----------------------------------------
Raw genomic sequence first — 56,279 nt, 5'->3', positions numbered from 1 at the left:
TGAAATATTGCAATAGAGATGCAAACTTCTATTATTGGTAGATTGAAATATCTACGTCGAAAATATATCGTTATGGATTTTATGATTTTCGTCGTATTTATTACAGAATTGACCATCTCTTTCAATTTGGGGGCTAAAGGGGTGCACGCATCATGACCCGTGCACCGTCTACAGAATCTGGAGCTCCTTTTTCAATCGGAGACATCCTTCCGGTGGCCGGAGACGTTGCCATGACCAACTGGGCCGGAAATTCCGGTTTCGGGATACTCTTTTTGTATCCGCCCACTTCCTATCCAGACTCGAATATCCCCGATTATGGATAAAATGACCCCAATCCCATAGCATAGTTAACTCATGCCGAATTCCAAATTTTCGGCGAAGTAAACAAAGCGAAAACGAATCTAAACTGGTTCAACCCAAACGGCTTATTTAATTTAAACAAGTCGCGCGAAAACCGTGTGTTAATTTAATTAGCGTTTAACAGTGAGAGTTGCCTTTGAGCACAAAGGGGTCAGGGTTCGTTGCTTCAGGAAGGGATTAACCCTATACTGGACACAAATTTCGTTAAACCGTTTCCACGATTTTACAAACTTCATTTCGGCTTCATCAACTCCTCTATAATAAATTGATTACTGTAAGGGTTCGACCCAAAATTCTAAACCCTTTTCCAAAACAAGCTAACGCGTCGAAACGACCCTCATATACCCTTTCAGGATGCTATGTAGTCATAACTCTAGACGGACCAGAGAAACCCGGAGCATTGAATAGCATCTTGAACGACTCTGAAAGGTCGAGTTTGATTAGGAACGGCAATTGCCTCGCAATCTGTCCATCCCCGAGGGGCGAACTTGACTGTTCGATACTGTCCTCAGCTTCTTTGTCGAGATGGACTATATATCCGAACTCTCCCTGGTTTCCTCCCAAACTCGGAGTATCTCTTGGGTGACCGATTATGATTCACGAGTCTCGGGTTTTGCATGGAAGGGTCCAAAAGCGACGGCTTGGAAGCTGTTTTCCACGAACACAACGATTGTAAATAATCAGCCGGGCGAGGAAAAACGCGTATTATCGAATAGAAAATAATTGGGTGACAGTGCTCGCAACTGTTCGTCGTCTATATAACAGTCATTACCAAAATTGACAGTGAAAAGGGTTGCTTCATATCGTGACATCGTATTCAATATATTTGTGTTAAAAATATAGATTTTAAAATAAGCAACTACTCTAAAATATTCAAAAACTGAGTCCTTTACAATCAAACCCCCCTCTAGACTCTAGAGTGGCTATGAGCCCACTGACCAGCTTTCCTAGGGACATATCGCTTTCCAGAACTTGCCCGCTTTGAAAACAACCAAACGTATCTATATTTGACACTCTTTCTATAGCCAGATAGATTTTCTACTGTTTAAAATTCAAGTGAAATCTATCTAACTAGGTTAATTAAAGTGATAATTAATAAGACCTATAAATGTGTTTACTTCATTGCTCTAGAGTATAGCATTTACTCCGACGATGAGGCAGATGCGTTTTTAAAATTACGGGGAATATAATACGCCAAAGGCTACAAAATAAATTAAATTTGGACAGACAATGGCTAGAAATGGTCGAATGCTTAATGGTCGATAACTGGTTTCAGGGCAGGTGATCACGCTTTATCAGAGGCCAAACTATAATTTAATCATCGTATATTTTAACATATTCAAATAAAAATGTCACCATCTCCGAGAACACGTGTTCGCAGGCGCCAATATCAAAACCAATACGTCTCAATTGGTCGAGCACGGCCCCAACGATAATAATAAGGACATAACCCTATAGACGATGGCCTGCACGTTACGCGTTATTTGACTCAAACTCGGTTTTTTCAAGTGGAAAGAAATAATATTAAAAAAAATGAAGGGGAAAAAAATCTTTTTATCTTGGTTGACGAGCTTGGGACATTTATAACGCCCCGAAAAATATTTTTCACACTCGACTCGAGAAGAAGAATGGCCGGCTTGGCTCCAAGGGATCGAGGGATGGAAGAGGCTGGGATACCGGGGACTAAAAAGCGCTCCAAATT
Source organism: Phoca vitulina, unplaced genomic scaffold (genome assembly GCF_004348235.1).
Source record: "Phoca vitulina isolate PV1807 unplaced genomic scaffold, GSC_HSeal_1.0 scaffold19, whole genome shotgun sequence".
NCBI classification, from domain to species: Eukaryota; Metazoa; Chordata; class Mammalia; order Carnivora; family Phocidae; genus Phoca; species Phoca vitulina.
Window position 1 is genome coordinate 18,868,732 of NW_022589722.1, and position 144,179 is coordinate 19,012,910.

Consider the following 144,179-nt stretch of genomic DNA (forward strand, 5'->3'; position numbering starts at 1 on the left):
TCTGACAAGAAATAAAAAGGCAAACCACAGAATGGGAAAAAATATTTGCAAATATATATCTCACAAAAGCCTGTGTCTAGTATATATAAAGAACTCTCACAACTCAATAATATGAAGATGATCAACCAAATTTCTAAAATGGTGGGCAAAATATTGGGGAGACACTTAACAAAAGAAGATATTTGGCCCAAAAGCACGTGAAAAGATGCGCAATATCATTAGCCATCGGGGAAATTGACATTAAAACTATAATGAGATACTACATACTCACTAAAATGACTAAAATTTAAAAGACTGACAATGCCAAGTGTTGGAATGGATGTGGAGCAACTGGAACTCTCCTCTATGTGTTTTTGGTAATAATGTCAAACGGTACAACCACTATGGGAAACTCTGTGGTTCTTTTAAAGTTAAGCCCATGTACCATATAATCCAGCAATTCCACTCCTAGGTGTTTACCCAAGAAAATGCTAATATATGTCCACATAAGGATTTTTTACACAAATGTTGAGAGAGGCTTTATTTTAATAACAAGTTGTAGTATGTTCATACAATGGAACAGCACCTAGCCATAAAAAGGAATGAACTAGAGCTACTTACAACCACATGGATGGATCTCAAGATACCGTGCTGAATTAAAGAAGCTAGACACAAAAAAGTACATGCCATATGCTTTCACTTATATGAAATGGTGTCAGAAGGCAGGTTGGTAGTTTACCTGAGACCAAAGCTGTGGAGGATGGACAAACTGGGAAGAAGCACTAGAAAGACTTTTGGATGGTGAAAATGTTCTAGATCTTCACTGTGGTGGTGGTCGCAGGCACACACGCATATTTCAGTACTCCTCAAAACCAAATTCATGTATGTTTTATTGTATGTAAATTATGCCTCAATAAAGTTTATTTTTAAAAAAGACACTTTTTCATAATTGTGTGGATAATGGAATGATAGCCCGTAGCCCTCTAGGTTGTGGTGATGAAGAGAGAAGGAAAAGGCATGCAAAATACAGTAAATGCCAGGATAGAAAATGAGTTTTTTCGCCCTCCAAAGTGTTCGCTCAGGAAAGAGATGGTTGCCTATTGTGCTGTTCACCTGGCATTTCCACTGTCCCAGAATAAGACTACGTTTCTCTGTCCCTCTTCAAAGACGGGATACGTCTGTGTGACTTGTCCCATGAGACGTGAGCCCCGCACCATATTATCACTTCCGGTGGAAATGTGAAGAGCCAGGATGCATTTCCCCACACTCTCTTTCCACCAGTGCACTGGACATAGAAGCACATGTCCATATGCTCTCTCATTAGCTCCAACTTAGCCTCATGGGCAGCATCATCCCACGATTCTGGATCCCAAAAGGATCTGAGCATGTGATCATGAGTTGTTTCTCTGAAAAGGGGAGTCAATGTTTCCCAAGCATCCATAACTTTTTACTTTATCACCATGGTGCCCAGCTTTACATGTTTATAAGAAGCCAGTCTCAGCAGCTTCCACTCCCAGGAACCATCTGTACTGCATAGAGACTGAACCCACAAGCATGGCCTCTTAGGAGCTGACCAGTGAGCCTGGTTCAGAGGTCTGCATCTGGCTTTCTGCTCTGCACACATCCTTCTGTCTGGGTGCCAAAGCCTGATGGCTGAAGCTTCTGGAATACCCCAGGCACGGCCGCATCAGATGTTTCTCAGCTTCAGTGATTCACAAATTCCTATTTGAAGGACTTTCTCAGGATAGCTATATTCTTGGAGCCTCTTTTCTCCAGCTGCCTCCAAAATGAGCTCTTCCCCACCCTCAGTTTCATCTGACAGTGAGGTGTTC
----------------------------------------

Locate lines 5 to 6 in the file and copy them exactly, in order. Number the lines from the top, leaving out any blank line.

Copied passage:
NCBI classification, from domain to species: Eukaryota; Metazoa; Chordata; class Mammalia; order Carnivora; family Phocidae; genus Phoca; species Phoca vitulina.
Window position 1 is genome coordinate 18,868,732 of NW_022589722.1, and position 144,179 is coordinate 19,012,910.